While many think that bioprinting means that we’ll soon be able to 3D print a brand new organ with the touch of a button, that’s not the case quite yet. However, there have been several recent bioprinting advancements that show the technology has definite applications in terms of drug testing. Drug screen applications require a great deal of precision, which means that any biomimetic constructs made for testing purposes have to accurately mimic the behaviors and characteristics of tissues in terms of drug absorption. An international research collaboration created a simple liver model, with 3D bioprinted tissue, in order to develop a more accurate drug toxicity testing system. The research team’s new 3D bioprinted liver tissue constructs make it possible for these tests to be even more highly accurate.
According to this innovative research, the researchers’ new advancement can construct vascularized tissue, which is then able to mimic drug administration in vivo in 3D bioprinted liver tissue. Typically, two-dimensional cell models are used for these types of tests, but the research team’s 3D structure is better able to replicate human tissue’s complex architecture, due to its improved cellular functions and cell-to-cell interactions; therefore, it can also provide more realistic responses to drugs and the body’s toxicity levels.
Su Ryon Shin, an instructor who’s working on this research at Harvard Medical School, said, “Most drug test models use a two-dimensional (2-D) monolayer cell tissue, or a 3-D tissue, but without this network. Our bodies are actually composed of a 3-D construct with a vascular network, not composed of [just] single cells.”
The work was recently published in a paper titled “Bioprinted 3D vascularized tissue model for drug toxicity analysis,” in Biomicrofluidics. Along with Harvard, institutions around the world participated in the study: KTH Royal Institute of Technology in Sweden, Universidad de los Andes in Colombia, IRCCS Istituto Ortopedico Galeazzi in Italy, Konkuk University in South Korea, and King Abdulaziz University in Saudi Arabia.
The paper’s abstract reads, “To develop biomimetic three-dimensional (3D) tissue constructs for drug screening and biological studies, engineered blood vessels should be integrated into the constructs to mimic the drug administration process in vivo. The development of perfusable vascularized 3D tissue constructs for studying the drug administration process through an engineered endothelial layer remains an area of intensive research. Here, we report the development of a simple 3D vascularized liver tissue model to study drug toxicity through the incorporation of an engineered endothelial layer. Using a sacrificial bioprinting technique, a hollow microchannel was successfully fabricated in the 3D liver tissue construct created with HepG2/C3A cells encapsulated in a gelatin methacryloyl hydrogel. After seeding human umbilical vein endothelial cells (HUVECs) into the microchannel, we obtained a vascularized tissue construct containing a uniformly coated HUVEC layer within the hollow microchannel. The inclusion of the HUVEC layer into the scaffold resulted in delayed permeability of biomolecules into the 3D liver construct. In addition, the vascularized construct containing the HUVEC layer showed an increased viability of the HepG2/C3A cells within the 3D scaffold compared to that of the 3D liver constructs without the HUVEC layer, demonstrating a protective role of the introduced endothelial cell layer. The 3D vascularized liver model presented in this study is anticipated to provide a better and more accurate in vitro liver model system for future drug toxicity testing.”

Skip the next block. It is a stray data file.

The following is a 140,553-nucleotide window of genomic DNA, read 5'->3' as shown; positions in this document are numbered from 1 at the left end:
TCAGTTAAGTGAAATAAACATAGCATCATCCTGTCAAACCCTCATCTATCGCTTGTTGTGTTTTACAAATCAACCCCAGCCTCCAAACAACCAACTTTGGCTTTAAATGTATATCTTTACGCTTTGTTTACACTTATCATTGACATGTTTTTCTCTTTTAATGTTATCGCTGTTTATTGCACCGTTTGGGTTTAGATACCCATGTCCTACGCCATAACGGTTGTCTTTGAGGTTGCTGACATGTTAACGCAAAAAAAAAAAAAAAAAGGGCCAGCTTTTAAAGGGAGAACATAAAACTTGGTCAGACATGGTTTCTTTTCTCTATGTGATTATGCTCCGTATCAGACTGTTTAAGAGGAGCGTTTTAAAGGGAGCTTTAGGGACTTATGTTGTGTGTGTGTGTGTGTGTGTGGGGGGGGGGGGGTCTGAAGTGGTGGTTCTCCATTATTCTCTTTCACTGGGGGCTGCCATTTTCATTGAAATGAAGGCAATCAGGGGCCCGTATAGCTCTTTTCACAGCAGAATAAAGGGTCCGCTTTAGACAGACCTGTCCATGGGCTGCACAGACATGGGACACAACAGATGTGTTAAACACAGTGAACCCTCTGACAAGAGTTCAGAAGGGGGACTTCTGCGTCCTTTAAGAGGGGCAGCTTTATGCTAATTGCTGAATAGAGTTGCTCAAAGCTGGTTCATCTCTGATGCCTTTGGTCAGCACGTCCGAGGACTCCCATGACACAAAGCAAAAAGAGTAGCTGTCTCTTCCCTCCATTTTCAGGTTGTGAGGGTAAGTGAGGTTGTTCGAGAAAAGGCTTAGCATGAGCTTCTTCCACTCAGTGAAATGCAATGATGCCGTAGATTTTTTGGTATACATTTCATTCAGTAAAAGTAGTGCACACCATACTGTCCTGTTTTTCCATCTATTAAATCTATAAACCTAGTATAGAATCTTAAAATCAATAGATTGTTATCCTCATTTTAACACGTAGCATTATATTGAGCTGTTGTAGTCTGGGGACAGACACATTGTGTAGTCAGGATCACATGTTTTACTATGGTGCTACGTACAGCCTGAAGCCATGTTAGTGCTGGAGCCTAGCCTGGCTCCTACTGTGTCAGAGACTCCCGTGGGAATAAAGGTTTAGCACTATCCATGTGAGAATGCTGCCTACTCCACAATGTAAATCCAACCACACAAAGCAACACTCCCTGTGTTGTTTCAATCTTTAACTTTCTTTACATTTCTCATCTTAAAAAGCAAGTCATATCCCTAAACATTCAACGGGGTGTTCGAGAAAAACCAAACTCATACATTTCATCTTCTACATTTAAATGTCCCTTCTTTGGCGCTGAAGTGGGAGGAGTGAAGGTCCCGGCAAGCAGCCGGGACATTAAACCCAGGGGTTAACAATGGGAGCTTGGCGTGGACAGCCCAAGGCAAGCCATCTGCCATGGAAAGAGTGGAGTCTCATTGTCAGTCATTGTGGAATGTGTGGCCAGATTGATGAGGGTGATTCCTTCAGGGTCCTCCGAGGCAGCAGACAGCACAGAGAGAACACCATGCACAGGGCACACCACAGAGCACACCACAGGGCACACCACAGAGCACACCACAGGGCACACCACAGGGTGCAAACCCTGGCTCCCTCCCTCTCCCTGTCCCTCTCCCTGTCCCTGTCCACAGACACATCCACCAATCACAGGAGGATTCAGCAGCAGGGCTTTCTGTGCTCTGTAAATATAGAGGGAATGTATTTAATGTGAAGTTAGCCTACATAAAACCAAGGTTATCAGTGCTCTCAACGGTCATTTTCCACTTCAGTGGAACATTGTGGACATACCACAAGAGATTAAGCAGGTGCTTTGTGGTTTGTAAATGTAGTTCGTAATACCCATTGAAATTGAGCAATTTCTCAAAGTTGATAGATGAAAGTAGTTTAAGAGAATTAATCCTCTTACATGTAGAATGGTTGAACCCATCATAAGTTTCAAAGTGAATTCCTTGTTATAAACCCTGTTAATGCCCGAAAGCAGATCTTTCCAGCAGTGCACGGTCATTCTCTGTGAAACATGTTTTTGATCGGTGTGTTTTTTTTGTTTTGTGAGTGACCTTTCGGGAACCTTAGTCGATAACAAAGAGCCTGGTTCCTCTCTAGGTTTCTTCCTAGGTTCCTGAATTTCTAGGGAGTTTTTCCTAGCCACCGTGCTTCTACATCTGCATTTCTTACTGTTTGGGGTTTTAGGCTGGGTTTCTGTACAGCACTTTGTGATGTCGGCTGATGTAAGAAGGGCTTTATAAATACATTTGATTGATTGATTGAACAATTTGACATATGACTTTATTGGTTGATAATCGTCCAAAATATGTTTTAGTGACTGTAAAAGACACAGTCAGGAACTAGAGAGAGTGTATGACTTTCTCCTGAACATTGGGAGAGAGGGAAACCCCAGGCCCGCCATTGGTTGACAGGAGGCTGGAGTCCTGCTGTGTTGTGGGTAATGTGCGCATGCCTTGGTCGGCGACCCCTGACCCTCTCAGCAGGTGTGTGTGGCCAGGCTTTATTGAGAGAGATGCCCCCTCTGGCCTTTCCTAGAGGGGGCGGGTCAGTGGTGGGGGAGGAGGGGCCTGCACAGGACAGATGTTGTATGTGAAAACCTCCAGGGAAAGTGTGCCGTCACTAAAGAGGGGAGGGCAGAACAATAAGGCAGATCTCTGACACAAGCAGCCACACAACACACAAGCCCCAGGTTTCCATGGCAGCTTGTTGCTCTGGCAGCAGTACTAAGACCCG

Shin said, “We are using human cells, and when we developed this technique we [did so in a way that let us] easily change the cell type, using maybe a patient’s primary cell or their endothelial cells and we can [potentially] create a human-specialized tissue model.”
The research team’s creation is extremely helpful, as it allows scientists to observe the in vivo effects of drug absorption without having to actually set up a real in vivo study. The vascular model is not perfect: it’s still a much simpler version of human liver tissue, but it has achieved a “new level of complexity,” which the team took advantage of in order to make an important discovery that would not have been possible with a 2D monolayer construct.
“Based on our finding, the endothelial layer delays the drug diffusion response, compared to without the endothelial layer. They don’t change any drug diffusion constants, but they delay the permeability, so they delay the [response] as it takes time to pass through the endothelial layer,” Shin explained.
In the future, the team’s technique could also be adapted to different cell types and used to offer drug toxicity testing that’s patient-specific. The researchers hope that their work will help others develop faster, even more complex bioprinted drug testing systems, like multi-organ-on-a-chip devices, while Shin plans to focus more on the drug diffusion finding, and how to tune it in order to optimize drug absorption.
Study authors include
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